We performed this review to find out whether medicines or diet changes are better than no intervention at preventing children (up to 18 years of age) who had been treated for kidney stones from getting kidney stones again.
Many children form kidney stones for unclear reasons and require treatment. Changes in what they eat and drink or medicines (or both) may help lower the risk of these children to get kidney stones again but we do not know how well this works and what the side effects are.
We examined research published up to 14 February 2017. We looked for studies of boys and girls from age one to 18 years who sometime before had problems with kidney stones and who were assigned to a different diet or a medicine (or both) to stop the stones from coming back for at least 12 months. We were most interested in whether the stones returned, how many side effects there were and if children had to have more treatments for kidney stones.
We only found one small study with 125 children (72 boys and 53 girls) who had been treated with waves similar to those that carry sound, so-called shock waves to treat their kidney stones. These children formed kidney stones for unknown reasons and had otherwise normal kidneys. Fifty-two children had no more stones and 44 children still had small stone pieces left when they started the study. One group was given a medicine by mouth called potassium citrate; the other group was given no special medicine. The children were on this study for about two years.
The study reported on the findings in 96 children; 48 in each group. Based on this study, we found that this medicine may result in stones coming back less often. However, we are not sure about this finding because the study was not of good quality and small. One in eight patients stopped the medicine because of side effects. We did not find any information on how often children had to be treated for stones again.
Quality of the evidence
The evidence quality for stones coming back less often was low and that for side effects very low. We found no evidence on how often children had to be treated for stones again.
Oral potassium citrate supplementation may reduce recurrent calcium urinary stone formation in children following SWL; however, our confidence in this finding is limited. A substantial number of children stopped the medication due to adverse events. There is no trial evidence on retreatment rates. There is a critical need for additional well-designed trials in children with nephrolithiasis.
Nephrolithiasis, or urinary stone disease, in children causes significant morbidity, and is increasing in prevalence in the North American population. Therefore, medical and dietary interventions (MDI) for recurrent urinary stones in children are poised to gain increasing importance in the clinical armamentarium.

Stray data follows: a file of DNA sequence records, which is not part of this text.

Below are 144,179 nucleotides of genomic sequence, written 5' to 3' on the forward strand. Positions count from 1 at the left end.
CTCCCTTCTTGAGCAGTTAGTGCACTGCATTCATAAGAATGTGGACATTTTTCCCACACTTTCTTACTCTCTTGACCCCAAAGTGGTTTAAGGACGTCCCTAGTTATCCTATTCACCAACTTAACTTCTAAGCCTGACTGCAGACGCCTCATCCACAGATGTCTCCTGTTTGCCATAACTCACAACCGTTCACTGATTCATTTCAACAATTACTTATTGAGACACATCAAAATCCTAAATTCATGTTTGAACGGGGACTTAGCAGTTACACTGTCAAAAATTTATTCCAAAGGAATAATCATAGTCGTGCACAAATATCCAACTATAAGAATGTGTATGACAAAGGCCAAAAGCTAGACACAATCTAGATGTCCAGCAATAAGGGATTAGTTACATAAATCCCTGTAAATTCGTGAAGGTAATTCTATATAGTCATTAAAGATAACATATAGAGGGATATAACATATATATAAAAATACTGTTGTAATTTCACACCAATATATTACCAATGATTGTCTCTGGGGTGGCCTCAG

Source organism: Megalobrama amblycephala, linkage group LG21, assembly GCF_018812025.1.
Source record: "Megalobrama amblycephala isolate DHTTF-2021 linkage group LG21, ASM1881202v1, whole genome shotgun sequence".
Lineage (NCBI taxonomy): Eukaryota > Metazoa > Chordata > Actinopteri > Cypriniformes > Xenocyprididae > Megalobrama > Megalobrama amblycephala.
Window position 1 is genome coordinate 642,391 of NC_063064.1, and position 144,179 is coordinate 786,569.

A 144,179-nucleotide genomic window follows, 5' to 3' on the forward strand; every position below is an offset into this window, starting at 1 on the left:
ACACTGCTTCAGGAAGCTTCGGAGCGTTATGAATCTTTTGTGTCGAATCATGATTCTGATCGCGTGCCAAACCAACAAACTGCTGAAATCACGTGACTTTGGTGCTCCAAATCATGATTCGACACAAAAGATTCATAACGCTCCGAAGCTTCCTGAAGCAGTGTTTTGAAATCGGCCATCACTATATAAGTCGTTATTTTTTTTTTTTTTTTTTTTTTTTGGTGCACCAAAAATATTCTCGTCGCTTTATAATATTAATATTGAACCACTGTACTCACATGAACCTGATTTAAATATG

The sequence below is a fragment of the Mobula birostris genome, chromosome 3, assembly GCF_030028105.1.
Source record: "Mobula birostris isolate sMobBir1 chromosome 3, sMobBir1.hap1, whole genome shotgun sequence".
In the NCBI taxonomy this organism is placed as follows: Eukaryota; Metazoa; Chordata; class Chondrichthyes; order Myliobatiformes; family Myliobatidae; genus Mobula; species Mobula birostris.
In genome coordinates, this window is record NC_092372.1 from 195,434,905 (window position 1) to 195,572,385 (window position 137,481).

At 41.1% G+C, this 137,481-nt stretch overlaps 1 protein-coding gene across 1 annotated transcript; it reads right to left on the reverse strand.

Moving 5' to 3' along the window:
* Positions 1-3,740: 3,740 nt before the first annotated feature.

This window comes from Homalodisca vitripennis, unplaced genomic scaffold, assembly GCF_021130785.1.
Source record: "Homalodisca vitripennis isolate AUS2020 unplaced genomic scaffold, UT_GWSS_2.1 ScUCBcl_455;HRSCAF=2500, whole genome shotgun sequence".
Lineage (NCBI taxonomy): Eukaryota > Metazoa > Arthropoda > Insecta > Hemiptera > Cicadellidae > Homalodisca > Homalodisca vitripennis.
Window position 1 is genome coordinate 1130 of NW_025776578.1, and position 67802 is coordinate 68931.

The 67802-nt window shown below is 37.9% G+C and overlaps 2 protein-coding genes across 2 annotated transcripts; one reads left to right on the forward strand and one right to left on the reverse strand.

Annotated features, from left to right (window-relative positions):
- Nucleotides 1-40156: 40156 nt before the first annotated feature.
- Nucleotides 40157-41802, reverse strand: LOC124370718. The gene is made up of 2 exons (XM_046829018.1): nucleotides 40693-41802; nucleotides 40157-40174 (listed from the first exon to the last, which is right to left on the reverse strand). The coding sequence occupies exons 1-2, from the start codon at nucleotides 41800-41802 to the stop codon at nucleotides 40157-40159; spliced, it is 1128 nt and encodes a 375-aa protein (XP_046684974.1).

To assess the effects of medical and dietary interventions (MDI) for the prevention of idiopathic urinary stones in children aged from one to 18 years.
We searched multiple databases using search terms relevant to this review, including studies identified from the Cochrane Central Register of Controlled Trials (CENTRAL, 2017, Issue 1), MEDLINE OvidSP (1946 to 14 February 2017), Embase OvidSP (1980 to 14 February 2017), International Clinical Trials Register (ICTRP) Search Portal and ClinicalTrials.gov. Additionally, we handsearched renal-related journals and the proceedings of major renal conferences, and reviewed weekly current awareness alerts for selected renal journals. The date of the last search was 14 February 2017. There were no language restrictions.
Randomized controlled trials of at least one year of MDI versus control for prevention of recurrent idiopathic (non-syndromic) nephrolithiasis in children.
We used standard methodologic procedures expected by Cochrane. Titles and abstracts were identified by search criteria and then screened for relevance, and then data extraction and risk of bias assessment were carried out. We assessed the quality of evidence using GRADE.
The search identified one study of 125 children (72 boys and 53 girls) with calcium-containing idiopathic nephrolithiasis and normal renal morphology following initial treatment with shockwave lithotripsy (SWL). Patients were randomized to oral potassium citrate 1 mEq/kg per day for 12 months versus no specific medication or preventive measure with results reported for a total of 96 patients (48 per group). This included children who were stone-free (n = 52) or had residual stone fragments (n = 44) following SWL.
Medical therapy may lower rates of stone recurrence with a risk ratio (RR) of 0.19 (95% confidence interval (CI) 0.06 to 0.60; low quality evidence). This corresponds to 270 fewer stone recurrences per 1000 (133 fewer to 313 fewer) children. We downgraded the quality of evidence by two levels for very serious study limitations related to unclear allocation concealment (selection bias) and a high risk of performance, detection and attrition bias. While the data for adverse events were incomplete, they reported that six of 48 (12.5%) children receiving potassium citrate left the trial because of adverse effects. This corresponds to a RR of 13.0 (95% CI 0.75 to 224.53; very low quality evidence); an absolute effect size estimate could not be generated. We downgraded the quality of evidence for study limitations and imprecision.
We found no information on retreatment rates.
We found no evidence on serum electrolytes, 24-hour urine collection parameters or time to new stone formation.
We were unable to perform any preplanned secondary analyses.